Background: Static sitting is thought to be related to low back pain. Of various common seated postures, slouched sitting has been suggested to cause viscoelastic creep. This, in turn, may compromise trunk muscle activity and proprioception, and heightening the risk of low back pain. To date, no research has evaluated immediate and short-term effects of brief exposures to different sitting postures on spinal biomechanics and trunk proprioception. Research question: This study aimed to compare the impacts of 20 min of static slouched, upright and supported sitting with a backrest on trunk range of motion, muscle activity, and proprioception immediately after and 30 min after the sitting tasks. Methods: Thirty-seven adults were randomly assigned to the three sitting posture groups. Surface electromyography of six trunk muscles during maximum voluntary contractions were measured at baseline for normalization. Pain intensity, lumbar range of motion, and proprioceptive postural control strategy were assessed at baseline, 20 min (immediately post-test) and at 50 min (recovery). Trunk muscle activity during sitting was continuously monitored by surface electromyography. Results: While the slouched sitting group demonstrated the lowest bilateral obliquus internus/transversus abdominis activity as compared to other sitting postures (F = 4.87, p < 0.05), no significant temporal changes in pain intensity, lumbar range of motion nor proprioceptive strategy were noted in any of the groups. Significance: Sitting for 20 min of duration appears to have no adverse effects on symptoms or spinal biomechanics regardless of the posture adopted. Future research should determine if there is a point at which does slouched sitting cause significant changes in pain/spinal biomechanics in people both with and without low back pain.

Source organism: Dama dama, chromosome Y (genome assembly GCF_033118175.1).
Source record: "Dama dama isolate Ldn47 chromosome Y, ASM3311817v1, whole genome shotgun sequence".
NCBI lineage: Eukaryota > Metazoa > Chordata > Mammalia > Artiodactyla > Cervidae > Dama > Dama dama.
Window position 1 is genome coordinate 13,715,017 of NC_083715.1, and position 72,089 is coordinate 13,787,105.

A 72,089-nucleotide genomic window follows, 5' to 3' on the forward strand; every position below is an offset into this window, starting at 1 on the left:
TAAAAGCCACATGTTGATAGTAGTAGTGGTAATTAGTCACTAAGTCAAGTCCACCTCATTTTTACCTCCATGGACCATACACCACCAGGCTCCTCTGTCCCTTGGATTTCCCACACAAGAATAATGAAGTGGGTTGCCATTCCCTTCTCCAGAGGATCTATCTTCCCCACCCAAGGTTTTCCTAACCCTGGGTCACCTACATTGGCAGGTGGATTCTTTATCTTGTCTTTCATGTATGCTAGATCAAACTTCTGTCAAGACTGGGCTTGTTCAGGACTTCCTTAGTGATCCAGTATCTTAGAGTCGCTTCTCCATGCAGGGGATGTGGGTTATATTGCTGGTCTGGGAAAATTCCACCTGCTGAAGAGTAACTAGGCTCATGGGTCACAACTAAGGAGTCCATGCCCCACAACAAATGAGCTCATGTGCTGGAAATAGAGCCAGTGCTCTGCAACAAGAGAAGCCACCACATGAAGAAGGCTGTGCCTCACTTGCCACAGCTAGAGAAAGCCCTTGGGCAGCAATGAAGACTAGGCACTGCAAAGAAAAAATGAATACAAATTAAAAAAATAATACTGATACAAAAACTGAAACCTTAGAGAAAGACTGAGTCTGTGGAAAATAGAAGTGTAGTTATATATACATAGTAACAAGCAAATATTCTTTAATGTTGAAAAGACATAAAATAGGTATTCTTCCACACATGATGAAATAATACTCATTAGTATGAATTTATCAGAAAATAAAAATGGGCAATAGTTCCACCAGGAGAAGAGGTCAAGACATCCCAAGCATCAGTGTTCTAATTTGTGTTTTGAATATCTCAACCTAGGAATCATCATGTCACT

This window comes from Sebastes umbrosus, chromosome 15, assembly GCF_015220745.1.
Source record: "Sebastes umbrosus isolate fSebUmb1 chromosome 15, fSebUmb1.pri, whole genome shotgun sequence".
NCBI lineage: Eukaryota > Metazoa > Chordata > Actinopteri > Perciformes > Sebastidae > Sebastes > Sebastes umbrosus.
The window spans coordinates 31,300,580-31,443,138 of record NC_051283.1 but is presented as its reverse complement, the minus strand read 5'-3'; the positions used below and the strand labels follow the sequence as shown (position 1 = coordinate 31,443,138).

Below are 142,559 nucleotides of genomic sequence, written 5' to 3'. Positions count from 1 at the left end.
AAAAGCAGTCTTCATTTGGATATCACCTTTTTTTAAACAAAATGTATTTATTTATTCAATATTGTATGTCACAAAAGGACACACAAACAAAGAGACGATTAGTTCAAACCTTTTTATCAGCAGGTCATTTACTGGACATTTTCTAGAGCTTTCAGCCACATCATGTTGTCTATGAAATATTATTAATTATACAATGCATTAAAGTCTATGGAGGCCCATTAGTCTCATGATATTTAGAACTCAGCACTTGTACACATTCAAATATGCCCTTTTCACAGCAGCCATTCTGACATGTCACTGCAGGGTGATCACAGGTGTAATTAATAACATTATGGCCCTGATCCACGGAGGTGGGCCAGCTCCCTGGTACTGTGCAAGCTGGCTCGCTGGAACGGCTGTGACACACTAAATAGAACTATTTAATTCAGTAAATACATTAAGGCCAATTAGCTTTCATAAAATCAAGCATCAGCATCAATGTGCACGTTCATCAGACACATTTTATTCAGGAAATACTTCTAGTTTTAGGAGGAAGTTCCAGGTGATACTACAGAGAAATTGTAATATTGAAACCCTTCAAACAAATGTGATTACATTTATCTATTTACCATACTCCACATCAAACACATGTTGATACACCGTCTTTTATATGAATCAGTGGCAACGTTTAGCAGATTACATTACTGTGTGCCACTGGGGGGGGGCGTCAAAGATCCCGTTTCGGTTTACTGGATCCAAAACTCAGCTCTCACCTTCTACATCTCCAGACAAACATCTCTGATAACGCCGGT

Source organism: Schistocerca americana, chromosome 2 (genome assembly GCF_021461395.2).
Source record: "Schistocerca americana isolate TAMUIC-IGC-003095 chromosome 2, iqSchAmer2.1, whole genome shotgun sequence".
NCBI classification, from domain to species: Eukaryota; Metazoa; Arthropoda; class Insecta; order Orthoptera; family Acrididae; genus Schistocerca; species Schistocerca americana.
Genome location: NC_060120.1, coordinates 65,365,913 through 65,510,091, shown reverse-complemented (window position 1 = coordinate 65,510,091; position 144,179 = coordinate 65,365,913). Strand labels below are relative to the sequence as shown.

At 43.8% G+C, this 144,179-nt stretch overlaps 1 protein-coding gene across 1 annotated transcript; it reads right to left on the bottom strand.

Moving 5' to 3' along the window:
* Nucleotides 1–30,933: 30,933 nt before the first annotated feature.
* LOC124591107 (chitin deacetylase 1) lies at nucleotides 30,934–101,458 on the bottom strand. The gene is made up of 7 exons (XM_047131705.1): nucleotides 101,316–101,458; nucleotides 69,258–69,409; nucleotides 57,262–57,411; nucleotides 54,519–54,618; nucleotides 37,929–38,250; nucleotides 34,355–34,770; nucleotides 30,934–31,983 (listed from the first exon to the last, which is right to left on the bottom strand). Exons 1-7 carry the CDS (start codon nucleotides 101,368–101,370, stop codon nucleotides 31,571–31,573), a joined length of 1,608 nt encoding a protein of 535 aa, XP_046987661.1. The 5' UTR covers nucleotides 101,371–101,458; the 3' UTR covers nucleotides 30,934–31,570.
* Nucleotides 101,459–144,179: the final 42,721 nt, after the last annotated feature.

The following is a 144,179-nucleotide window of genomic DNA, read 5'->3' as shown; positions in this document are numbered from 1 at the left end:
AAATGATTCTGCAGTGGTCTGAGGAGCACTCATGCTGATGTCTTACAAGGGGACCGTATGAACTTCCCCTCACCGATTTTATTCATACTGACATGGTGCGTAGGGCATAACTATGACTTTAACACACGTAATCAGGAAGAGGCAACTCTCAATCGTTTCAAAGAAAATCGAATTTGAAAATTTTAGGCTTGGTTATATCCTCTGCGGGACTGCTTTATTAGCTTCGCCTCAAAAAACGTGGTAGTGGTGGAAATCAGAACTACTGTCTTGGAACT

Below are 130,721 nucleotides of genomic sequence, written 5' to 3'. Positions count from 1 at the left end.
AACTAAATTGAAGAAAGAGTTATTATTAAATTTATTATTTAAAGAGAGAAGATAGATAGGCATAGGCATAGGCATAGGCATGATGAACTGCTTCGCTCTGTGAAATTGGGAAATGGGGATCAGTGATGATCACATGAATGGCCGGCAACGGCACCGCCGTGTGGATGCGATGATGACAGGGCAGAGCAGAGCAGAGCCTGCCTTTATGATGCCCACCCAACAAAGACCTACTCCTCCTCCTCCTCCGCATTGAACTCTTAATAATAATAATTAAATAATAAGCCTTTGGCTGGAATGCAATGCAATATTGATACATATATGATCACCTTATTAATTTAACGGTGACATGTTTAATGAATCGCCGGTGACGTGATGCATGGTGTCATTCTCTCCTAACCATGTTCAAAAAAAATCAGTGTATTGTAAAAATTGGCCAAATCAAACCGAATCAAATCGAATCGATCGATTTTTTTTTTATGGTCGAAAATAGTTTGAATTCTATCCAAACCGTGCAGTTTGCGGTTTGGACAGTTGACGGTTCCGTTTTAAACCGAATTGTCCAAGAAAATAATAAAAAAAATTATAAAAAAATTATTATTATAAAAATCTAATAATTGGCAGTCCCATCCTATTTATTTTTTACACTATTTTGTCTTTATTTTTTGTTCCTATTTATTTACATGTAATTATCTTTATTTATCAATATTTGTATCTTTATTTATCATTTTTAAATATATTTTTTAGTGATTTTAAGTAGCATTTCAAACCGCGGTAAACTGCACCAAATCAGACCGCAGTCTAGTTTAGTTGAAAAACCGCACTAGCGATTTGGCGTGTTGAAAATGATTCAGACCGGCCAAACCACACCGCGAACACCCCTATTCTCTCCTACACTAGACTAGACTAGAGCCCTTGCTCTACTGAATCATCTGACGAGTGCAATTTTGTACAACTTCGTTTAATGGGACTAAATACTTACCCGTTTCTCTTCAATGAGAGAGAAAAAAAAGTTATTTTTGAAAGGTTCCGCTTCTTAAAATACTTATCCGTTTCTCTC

- Lumbar range of motion
ASJC Scopus subject areas
- Orthopedics and Sports Medicine